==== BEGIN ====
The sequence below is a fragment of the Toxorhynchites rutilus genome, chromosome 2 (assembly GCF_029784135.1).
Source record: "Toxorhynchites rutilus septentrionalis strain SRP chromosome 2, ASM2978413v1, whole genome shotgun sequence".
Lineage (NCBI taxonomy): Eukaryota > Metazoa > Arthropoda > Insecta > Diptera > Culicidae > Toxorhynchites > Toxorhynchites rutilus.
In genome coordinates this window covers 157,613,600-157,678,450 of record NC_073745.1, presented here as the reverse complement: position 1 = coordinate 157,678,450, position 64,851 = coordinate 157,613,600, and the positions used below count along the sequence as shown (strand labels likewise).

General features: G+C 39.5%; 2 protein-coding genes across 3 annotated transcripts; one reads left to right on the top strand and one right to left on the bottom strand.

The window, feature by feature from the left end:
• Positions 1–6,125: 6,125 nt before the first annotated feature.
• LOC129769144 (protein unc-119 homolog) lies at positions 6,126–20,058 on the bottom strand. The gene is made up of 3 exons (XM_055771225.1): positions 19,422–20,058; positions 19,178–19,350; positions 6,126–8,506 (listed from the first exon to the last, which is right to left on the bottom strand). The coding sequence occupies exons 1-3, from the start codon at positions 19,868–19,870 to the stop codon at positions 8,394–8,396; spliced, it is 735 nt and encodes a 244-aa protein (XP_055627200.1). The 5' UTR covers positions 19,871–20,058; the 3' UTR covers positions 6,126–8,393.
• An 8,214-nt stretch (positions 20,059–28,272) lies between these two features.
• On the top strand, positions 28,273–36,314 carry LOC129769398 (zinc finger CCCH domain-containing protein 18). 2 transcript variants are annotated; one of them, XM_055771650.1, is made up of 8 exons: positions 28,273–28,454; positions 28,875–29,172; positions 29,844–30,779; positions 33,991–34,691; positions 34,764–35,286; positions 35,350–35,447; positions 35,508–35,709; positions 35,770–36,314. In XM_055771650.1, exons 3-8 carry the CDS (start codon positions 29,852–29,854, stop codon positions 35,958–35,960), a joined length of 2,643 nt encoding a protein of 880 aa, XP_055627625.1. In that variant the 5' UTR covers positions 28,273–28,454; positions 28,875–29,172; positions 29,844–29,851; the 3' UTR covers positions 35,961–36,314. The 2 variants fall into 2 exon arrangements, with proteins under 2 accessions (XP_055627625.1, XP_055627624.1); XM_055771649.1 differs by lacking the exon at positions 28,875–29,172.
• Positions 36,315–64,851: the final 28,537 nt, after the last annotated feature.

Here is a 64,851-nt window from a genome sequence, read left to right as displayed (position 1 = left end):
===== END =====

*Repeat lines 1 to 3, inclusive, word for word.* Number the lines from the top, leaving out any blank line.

The sequence below is a fragment of the Toxorhynchites rutilus genome, chromosome 2 (assembly GCF_029784135.1).
Source record: "Toxorhynchites rutilus septentrionalis strain SRP chromosome 2, ASM2978413v1, whole genome shotgun sequence".
Lineage (NCBI taxonomy): Eukaryota > Metazoa > Arthropoda > Insecta > Diptera > Culicidae > Toxorhynchites > Toxorhynchites rutilus.